Harry G. Seeley, British palaeontologist and geologist, was the son of Richard H. Seeley, a goldsmith, and his second wife, Mary Govier. He grew up in a family where scholarship and art were appreciated and developed an interest in geology at an early age. While apprenticed to his uncle, John Seeley, who was a conveyancing barrister, he became interested also in comparative osteology and prepared the skeletons of small animals, birds and fish. His friendship with S.P. Woodward, an assistant in the Department of Geology of the British Museum, made him aware of the extensive natural history collections of that institution. He published his first paper, "Description of two new species of Chalk starfishes" in the Annals of Natural History in 1858. Around 1859 he entered Sidney Sussex College, Cambridge, and although he did not obtain a qualification he was that year appointed assistant in the Woodwardian Museum of geology by Professor Adam Sedgwick. In this position he lectured, arranged the collection, catalogued fossils and conducted field studies, thus gaining considerable expertise in palaeontology. Despite suffering a mental breakdown in the mid-1860's his studies of fossils from the Cambridge Greensand led to the publication of many papers, as well as his Index to the fossil remains of Aves, Ornithosauria and Reptilia from the Secondary System of strata arranged in the Woodwardian Museum of the University of Cambridge (1869). In this publication he named nine new genera and 85 new species. It was soon followed by his Ornithosauria (1870), a review of the museum's flying reptile fossils, which remained a standard book of reference for a century.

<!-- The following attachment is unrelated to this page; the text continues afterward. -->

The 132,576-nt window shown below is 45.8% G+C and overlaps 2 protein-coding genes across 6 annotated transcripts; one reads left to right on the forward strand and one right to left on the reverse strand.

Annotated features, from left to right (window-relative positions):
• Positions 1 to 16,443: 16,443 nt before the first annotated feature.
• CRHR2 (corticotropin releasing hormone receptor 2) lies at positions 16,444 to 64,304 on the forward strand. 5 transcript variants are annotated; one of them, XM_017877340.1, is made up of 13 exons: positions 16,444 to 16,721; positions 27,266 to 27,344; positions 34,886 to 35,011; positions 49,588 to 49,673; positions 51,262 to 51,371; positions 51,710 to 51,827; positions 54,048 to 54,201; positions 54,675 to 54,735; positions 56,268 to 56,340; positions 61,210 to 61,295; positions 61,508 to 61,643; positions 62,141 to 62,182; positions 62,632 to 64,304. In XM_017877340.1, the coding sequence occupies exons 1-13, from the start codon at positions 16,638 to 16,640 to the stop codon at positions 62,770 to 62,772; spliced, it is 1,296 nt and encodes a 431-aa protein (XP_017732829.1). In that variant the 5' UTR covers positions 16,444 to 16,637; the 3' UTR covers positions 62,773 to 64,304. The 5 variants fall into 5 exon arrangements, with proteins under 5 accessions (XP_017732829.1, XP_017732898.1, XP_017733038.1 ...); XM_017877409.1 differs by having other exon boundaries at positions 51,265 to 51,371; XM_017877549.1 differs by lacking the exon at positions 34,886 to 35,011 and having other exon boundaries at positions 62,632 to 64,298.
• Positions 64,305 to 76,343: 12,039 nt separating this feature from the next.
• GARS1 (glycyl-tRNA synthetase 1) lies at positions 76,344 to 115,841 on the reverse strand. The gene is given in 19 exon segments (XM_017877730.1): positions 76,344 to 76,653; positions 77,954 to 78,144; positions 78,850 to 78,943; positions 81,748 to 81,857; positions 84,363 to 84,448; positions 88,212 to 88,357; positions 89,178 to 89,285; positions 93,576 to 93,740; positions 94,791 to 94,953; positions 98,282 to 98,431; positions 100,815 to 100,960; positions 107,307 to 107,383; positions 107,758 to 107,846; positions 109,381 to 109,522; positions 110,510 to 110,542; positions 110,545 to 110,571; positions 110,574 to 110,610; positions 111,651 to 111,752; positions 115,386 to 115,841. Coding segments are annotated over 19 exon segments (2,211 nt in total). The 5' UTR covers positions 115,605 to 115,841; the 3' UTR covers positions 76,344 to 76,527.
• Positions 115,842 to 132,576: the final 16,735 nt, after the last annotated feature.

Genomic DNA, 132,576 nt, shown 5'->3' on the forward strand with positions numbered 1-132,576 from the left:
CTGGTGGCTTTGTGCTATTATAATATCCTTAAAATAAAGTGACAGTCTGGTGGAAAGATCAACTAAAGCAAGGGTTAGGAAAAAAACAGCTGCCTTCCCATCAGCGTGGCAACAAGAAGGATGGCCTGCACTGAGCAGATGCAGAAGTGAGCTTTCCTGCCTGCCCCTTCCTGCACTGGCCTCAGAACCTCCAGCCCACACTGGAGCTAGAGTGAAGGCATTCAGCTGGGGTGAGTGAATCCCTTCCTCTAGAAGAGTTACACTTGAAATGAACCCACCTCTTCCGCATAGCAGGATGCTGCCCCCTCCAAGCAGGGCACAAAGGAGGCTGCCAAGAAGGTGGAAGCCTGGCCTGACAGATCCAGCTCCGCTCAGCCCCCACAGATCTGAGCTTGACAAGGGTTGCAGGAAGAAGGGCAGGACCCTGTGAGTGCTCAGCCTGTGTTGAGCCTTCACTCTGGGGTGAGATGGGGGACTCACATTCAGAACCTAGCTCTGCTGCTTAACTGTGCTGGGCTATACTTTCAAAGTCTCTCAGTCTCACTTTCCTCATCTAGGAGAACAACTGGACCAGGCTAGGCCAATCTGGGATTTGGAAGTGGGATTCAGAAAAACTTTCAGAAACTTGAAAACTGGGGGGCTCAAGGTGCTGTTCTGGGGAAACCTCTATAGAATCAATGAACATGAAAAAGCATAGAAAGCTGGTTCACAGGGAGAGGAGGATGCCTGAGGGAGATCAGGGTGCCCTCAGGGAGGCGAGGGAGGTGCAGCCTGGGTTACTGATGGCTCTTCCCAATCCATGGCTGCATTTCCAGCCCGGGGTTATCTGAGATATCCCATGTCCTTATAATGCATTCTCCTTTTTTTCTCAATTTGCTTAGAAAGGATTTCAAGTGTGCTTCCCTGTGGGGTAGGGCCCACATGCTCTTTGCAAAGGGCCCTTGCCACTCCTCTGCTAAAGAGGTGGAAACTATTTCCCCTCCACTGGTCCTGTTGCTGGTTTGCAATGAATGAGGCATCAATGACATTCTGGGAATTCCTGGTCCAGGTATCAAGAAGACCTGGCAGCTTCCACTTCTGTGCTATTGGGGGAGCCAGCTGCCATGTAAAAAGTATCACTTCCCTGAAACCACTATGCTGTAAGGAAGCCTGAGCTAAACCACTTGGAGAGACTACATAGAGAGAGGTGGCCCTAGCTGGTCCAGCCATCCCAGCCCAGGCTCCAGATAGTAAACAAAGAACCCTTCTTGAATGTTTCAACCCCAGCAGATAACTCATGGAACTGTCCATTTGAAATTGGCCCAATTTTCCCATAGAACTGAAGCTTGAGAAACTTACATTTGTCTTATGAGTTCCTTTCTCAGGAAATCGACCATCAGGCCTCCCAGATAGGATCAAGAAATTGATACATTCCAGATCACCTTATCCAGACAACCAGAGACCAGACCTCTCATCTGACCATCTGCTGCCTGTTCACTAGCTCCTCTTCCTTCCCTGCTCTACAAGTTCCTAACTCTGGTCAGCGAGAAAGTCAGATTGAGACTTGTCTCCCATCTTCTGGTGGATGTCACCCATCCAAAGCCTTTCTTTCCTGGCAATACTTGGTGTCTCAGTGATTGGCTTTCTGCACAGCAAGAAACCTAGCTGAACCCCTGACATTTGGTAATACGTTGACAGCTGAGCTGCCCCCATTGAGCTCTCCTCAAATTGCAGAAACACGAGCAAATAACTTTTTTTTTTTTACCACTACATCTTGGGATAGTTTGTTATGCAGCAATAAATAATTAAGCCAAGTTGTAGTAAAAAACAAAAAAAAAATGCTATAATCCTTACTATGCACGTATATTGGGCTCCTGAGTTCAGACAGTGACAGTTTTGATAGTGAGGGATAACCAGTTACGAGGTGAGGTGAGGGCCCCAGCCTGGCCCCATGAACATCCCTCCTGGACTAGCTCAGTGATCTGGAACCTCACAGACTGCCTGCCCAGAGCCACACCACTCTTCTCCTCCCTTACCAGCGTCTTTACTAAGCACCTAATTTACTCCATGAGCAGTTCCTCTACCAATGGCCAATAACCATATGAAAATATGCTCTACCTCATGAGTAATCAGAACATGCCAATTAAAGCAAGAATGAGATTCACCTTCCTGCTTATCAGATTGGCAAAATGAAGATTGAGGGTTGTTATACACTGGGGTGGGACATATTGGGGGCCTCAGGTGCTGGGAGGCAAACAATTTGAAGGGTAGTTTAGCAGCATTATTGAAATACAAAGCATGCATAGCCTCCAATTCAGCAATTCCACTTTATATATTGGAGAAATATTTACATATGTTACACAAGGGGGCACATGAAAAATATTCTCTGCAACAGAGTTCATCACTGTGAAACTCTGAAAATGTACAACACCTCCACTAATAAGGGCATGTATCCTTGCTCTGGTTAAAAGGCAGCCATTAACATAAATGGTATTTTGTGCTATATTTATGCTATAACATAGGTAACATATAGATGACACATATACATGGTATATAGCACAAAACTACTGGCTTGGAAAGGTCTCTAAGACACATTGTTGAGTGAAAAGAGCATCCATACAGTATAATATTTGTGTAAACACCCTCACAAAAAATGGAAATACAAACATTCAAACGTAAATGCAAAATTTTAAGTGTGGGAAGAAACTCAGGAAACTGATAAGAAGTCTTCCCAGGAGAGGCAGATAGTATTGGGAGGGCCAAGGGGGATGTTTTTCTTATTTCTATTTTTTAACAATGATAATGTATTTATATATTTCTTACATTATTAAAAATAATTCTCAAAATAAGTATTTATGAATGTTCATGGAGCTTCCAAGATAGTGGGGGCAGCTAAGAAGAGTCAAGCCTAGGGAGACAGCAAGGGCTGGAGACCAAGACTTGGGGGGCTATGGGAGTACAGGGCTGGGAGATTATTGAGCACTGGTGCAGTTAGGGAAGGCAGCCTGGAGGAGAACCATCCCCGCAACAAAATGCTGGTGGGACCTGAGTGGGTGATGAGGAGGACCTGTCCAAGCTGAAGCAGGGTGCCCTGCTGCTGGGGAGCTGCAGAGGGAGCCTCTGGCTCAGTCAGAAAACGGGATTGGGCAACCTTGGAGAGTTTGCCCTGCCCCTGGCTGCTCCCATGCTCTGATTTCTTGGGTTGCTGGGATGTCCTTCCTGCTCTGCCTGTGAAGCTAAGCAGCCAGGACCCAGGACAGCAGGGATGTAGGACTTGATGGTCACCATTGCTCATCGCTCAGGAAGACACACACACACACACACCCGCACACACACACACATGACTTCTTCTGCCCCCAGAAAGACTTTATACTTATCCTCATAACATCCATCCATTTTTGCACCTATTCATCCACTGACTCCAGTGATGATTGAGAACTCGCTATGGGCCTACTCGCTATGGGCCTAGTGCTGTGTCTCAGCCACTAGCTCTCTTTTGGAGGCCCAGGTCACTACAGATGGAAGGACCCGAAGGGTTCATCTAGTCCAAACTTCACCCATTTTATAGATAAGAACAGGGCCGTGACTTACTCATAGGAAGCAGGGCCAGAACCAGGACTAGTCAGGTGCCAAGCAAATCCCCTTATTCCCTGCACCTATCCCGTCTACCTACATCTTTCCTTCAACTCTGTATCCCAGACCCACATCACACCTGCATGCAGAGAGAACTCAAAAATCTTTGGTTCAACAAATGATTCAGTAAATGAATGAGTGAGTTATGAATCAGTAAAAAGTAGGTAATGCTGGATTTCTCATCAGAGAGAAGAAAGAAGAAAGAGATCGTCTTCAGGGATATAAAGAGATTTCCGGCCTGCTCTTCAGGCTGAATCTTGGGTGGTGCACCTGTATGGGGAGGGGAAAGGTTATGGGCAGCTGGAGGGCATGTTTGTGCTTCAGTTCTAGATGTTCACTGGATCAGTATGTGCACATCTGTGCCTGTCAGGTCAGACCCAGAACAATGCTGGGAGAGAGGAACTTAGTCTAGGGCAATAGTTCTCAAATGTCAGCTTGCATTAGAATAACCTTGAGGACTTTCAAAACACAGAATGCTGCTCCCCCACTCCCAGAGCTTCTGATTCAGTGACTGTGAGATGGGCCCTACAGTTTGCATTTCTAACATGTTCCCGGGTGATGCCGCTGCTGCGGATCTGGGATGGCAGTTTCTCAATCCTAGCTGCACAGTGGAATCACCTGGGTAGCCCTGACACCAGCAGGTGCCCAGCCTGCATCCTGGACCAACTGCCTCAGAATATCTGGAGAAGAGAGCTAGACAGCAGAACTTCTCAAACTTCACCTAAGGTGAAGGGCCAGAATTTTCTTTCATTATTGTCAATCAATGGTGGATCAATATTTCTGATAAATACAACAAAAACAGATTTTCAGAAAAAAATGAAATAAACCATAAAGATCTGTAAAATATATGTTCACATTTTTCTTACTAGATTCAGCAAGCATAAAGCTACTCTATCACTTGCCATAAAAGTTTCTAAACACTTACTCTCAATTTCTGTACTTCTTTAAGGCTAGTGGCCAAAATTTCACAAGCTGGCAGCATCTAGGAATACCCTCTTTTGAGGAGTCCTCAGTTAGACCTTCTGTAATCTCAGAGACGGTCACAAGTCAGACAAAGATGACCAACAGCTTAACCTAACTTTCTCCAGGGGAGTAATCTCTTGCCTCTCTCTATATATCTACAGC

In 1864 Seeley concluded that pterodactyls are not reptiles, but should be placed in a new sub-class allied to birds - a view that did not find favour with other palaeontologists. His work was profoundly anti-evolutionary and, in three papers between 1866 and 1882, he revived a widely dismissed theory pertaining to the vertebrate origins of the skull and limbs. Throughout his career he was a combative and controversial person.
In 1872 Seeley moved to London and married Eleonora J. Mitchell, with whom he had four daughters. Declining an offer of a post at the British Museum, he concentrated on writing for the next few years, publishing, among others, The fresh-water fishes of Europe (1886), and a complete revision of Phillips's Manual of geology (1884). Meanwhile he had accepted an appointment as professor of geography and geology at Queen's College, London, in 1876 and that same year was appointed professor of geography and lecturer in geology at King's College. An appointment to lecture for the Gilchrist Trust led him to visit most of the principal towns in England and Wales for this purpose. He had a wide interest in education and was a regular contributor to the Educational Times for many years. In 1885 he founded the London Geological Field Class, of which he remained the lecturer and leader for 21 years. In 1891 he published a most useful Handbook of the geology of London, primarily for these classes.